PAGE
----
Not every plush-food creator thinks of her pieces as art. Marks corresponded with a Japanese woman who was busy “crocheting little sushis” and extremely realistic fruit, with oranges that you could peel in sections. The woman had no interest in a gallery showing. She just makes the stuff for her grandchildren.
Later in the day, Marks arranges her plush food into a conga line in the living room. Behold: the entire food pyramid laid out on the floor. The circle of life in felt. Since “STUFFED,” she has acquired a mushroom, a banana and one egg. It would have been dangerously easy to buy a dozen eggs and display them in a real carton.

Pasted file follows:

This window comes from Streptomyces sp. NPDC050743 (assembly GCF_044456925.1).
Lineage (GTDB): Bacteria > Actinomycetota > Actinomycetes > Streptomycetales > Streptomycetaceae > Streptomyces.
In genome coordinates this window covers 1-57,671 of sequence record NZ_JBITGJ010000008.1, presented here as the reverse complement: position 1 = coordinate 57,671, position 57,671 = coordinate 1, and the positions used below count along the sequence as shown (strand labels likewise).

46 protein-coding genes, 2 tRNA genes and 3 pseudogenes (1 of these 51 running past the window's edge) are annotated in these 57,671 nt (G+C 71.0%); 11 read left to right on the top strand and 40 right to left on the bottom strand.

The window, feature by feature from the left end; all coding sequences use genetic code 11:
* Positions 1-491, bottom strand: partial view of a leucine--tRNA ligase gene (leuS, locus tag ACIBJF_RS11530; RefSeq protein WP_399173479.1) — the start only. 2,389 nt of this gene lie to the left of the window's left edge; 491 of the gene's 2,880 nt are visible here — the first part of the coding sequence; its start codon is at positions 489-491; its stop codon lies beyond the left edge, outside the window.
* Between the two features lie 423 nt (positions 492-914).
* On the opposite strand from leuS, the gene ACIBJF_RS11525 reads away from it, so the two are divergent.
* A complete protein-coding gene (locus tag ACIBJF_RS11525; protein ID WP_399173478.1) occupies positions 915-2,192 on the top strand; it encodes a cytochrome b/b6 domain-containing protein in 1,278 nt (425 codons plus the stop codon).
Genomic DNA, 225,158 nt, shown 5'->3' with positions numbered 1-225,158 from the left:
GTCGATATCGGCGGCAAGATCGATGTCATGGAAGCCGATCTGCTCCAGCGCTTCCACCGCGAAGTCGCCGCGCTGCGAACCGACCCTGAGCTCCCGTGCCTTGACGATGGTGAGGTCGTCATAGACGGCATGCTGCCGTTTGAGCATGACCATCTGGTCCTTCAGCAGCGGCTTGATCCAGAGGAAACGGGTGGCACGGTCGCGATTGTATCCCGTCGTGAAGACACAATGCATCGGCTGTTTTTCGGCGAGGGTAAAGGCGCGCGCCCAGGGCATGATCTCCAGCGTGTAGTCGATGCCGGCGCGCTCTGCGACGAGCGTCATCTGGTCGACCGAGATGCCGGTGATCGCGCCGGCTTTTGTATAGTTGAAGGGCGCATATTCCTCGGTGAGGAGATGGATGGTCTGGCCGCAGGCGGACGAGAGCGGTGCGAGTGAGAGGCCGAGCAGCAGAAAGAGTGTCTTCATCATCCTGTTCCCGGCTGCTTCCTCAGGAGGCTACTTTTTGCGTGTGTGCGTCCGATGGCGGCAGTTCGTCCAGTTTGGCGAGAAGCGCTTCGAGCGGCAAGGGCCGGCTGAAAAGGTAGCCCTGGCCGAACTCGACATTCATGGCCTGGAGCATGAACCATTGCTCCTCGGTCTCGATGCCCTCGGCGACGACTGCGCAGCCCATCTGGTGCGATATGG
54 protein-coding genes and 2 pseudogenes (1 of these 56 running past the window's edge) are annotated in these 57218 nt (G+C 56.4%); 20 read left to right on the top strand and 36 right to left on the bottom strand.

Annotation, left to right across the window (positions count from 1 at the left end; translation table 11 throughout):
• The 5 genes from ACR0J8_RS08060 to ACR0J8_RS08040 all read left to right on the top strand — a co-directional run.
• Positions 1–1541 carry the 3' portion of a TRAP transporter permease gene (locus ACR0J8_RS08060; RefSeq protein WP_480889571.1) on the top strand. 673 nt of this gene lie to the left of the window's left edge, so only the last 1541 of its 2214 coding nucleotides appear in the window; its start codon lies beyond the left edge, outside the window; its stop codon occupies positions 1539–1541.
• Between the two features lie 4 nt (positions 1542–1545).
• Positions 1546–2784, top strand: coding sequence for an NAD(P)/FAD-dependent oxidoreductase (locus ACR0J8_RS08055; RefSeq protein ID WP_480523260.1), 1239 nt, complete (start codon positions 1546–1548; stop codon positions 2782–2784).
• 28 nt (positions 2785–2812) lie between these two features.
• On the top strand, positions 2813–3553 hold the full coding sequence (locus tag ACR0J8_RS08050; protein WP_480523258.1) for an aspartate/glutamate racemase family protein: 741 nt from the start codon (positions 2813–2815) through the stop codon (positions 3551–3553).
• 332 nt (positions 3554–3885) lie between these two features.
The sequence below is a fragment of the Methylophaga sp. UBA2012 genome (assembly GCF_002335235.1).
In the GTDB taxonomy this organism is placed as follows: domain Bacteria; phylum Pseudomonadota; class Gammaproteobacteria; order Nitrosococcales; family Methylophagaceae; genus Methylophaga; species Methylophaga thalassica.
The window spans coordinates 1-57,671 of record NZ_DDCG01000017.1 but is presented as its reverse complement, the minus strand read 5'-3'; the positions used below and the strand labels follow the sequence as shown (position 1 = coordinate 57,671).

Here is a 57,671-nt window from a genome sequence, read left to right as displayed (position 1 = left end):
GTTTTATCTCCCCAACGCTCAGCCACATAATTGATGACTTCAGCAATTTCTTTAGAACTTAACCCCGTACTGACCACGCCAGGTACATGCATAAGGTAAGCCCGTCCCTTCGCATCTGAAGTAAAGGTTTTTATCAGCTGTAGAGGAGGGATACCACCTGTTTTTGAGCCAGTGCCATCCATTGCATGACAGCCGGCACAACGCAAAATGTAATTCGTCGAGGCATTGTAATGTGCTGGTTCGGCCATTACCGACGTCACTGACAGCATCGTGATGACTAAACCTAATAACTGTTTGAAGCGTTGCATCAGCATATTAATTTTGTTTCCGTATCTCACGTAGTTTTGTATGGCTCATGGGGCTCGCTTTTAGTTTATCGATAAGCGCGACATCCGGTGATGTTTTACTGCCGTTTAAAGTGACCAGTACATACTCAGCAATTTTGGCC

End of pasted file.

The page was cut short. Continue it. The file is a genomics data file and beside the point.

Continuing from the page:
Well-stuffed: Sarah Jo Marks plush-filled refrigerator
Humans have anthropomorphized animals for centuries. In urban cultures, where people had little contact with real animals, stuffed animals became popular. Does the plush-food phenomenon indicate our growing disconnect with real food?
Maybe. For health reasons, Marks tries to adhere to a strict gluten- and sugar-free diet. Doughnuts, however, are her weakness, being, as she puts it, “so delectable.”